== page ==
It is the semi-mythical piece of land sought by all politicians. But does the "centre ground" even exist? Some of Labour's sharpest minds spent their Saturday in search of it. Here's how they got on.
"We are not sure where it is, but we want to win it."
Lord Adonis was only half joking when he summed up the aims of the Labour Party's progressive, modernising wing at its annual conference on Saturday.
The former transport secretary is the new chairman of Progress, a think-tank founded by Lord Mandelson back in the days when "triangulation" - or stealing Conservative policies as critics saw it - was the height of New Labour fashion.
If anyone can find the "centre ground" it should be this lot.
The day started promisingly with Liam Byrne.
The former Cabinet Office minister has written a pamphlet for Progress on winning the new centre ground .
Far from being a nebulous, slippery location not found on any maps, he believes the centre ground is a solid piece of real estate, a set of values to do with "hard work" and the dignity of labour (with a small L).
His fellow panellists were less certain.
YouGov polling chief Peter Kellner said that even if it did exist, the centre ground was a "philosophically barren" place, that just floated about in the middle of whatever the right and left were saying at any one time.
'Run for the hills'
Philip Collins, a former speech writer for Tony Blair, who now writes a column for The Times, was even more scathing.
"I always run for the hills when I see this phrase," he said.
It was ridiculous to suggest that "this group of values that you happen to have, just happen to be perfectly correlated with those of the electorate - despite the fact that they have just not voted for you", he told the conference.
He added, in a none too subtle dig at Byrne, "nobody ever writes a pamphlet saying we have got a new centre ground and it is moving rapidly away from us".
So why go looking for the centre ground at all?
Because, said Kellner, that's how you win elections. Tony Blair erected his big tent there and won three of them in a row. Most British voters describe themselves as left or right of centre, or just "centre".
The usual inhabitants of Progress's central London conference venue, the TUC, were none-too-keen on what they saw as Mr Blair's brand of centrist, managerial politics and some will be hoping Red Ed lives up to his nickname come the next election.
But on Saturday, the Blairites had the floor.
Liam Byrne - someone who might yet have a say in the next Labour manifesto, now that his ambitions to be the first elected mayor of Birmingham have been dashed - said the party needed to offer an "anti-austerity, pro-growth" alternative to the Conservatives.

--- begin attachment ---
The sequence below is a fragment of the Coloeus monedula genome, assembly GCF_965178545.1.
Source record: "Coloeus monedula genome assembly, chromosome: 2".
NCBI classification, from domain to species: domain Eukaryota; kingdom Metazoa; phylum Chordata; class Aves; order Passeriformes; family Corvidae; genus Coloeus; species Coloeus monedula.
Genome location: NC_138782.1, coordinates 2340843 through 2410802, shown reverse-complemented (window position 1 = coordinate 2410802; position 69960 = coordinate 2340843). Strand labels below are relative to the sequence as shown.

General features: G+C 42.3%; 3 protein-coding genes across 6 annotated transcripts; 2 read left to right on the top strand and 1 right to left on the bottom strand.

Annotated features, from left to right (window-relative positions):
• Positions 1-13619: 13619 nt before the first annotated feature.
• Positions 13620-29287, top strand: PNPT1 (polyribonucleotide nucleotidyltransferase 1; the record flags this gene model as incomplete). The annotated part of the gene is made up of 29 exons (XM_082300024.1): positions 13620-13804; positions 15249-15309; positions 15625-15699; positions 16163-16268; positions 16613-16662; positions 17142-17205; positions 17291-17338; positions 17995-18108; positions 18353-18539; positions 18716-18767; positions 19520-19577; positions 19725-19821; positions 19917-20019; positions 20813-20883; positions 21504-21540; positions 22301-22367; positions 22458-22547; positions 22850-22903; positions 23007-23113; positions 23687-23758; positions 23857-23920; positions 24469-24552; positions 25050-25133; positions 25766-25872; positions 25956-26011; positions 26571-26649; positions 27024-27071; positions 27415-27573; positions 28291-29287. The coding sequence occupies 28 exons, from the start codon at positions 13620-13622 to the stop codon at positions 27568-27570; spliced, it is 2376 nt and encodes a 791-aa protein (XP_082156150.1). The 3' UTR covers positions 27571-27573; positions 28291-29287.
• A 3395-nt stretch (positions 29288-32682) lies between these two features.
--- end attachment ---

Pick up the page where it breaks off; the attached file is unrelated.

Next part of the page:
Philip Collins said Labour had to own up to its past mistakes on the economy, particularly Gordon Brown's "hubristic" claim to have ended boom and bust. That got a big cheer from the Progress crowd.
He also advised the party to stop trying to portray David Cameron as an "ideological vandal doing bad things on purpose" when "the truth is the opposite, he hasn't got a clue what he is doing".
"That diminishing reputation for competence is absolutely toxic for Cameron," added Mr Collins.
Peter Kellner said Labour needed to be "soothing rather than scaring people". If they had to offer change at all at the next election, it should be "soothing change", he advised.
Others argued Miliband should go for broke and that voters were fed up with triangulating politicians who only said what they thought voters wanted to hear.
The fear among this faction is that even if Labour succeeds in finding its way to the new centre ground, it will already be occupied. Not by the Conservatives necessarily, or even the Lib Dems, but by a man dressed in a penguin suit. Or worse (for them), George Galloway.
Charismatic mavericks of the left, such as Galloway, or the right, such as Marine Le Pen in France, were colonising the new centre ground across Europe, argued The Daily Telegraph's Mary Riddell, as voters turned their back on the old mainstream parties.
Even candidates such as penguin-suited Mike 'Professor Pongoo' Ferrigan were getting more votes than established parties.
(There was much sniggering on Saturday at the expense of the Lib Dem candidate beaten by Professor Pongoo in Edinburgh's local elections... but also a sense that it could have happened to anyone in the current climate.)
Ed Miliband is fully on board with those that worry party politics is dying. In his keynote speech, he warned it was in danger of becoming a minority pursuit.
He urged Labour Party members to reach out to the two-thirds of the electorate who did not vote in this month's local elections, setting them the task of restoring turnout to 1997 levels.
He knows that Labour always do badly at general elections when there is a low turnout, which is why he is so keen to ensure that the party's supporters do not disappear off the register when the move towards individual voter registration begins.
But even while he was speaking some were questioning the wisdom of his strategy. Elections expert Professor Philip Cowley tweeted that "You may as well base your strategy on raising the dead as focusing on non-voters".
In the end, of course, it will be the policies that matter, and we must wait until the autumn, and the outcome of Labour's exhaustive two-year review, to find out what they are.
But whether he opts to be bold and radical, or safe and pedestrian, one thing is certain, in keeping with every other party leader, Mr Miliband will claim to be sitting squarely in the centre ground.
He can only hope the voters have found their way there too.